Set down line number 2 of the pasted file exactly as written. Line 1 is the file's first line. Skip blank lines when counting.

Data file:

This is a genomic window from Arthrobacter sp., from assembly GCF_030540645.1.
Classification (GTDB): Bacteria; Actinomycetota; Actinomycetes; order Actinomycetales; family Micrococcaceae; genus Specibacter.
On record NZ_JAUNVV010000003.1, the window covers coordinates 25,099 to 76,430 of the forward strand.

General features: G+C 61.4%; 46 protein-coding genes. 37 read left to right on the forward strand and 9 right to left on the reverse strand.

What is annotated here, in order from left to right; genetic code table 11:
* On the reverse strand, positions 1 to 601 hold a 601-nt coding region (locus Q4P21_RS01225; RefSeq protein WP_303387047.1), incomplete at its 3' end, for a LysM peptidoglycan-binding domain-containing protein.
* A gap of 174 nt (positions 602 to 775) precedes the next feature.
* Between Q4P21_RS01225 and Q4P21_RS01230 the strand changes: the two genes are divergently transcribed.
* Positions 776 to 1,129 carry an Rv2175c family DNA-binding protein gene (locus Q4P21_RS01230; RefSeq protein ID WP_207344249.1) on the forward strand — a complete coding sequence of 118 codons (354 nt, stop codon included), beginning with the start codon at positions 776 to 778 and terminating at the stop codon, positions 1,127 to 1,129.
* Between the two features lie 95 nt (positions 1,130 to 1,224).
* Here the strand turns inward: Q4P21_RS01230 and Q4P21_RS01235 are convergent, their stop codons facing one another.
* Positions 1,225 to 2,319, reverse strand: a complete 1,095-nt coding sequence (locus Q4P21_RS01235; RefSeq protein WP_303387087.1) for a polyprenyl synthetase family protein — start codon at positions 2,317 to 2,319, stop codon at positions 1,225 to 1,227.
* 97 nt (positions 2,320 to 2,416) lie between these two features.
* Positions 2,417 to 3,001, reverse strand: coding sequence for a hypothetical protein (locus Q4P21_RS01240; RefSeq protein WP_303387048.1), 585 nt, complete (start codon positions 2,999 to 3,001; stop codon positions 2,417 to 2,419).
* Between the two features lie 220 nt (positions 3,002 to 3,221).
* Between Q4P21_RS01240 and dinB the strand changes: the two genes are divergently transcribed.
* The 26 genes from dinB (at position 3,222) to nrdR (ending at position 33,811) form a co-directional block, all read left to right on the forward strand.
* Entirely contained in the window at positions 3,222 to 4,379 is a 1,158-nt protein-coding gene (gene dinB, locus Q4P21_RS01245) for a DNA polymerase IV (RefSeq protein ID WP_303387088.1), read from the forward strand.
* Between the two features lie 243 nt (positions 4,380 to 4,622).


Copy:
Classification (GTDB): Bacteria; Actinomycetota; Actinomycetes; order Actinomycetales; family Micrococcaceae; genus Specibacter.